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What evidence does Swift give to prove that he himself will not benefit from his plan in a modest proposal?

What evidence does Swift give to prove that he himself will not benefit from his plan in a modest proposal?

It is true that the narrator does claim at the end of the text that he will not benefit financially from his proposal—that he has not “the least personal interest in endeavoring to promote this necessary work, having no other motive than the public good of [his] country”—he does seem to hope that he will, at least, be …

What objection to the proposal does the speaker?

The speaker proposes that “out of the one hundred and twenty thousand children from poor families born annually, twenty thousand should be kept for breed and the remaining one hundred thousand sold as food to persons of quality of fortune, at one year of age.” He does not think that his proposal will raise many …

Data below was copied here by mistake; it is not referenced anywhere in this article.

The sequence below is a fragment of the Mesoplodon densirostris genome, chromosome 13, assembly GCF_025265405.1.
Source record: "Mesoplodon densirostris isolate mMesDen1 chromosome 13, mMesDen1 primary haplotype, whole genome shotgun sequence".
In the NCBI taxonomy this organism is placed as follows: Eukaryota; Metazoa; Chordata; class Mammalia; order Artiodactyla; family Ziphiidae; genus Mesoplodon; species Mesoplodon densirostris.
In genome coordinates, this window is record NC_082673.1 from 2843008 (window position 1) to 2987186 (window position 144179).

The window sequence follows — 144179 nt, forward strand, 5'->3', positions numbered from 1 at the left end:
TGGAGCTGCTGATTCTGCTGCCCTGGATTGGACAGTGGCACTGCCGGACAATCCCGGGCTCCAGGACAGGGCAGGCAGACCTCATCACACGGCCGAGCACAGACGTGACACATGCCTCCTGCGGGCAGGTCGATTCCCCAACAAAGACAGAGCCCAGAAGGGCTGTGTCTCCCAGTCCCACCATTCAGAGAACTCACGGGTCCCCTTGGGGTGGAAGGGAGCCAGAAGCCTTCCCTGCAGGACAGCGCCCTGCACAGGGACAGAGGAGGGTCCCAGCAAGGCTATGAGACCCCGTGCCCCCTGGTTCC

What objection does the speaker anticipate?

Pause at line 254. What objection does the speaker anticipate (lines 248-250)? How does he answer the objection? The objection that the speaker anticipates is that this would lessen Ireland’s population.

Why did Swift have the speaker lists other expedients?

Consider:-the types of proposals -the contrast between the proposals and the “modest proposal’-Swift’s overall purpose in writing the essay-Swift have the “other expedients listed because he wants the people ofireland to stand against oppression from England.

Why does the narrator express the hope that his plan?

He expresses the hope that no one will object to his plan as a way of alerting the reader to the satirical character of work.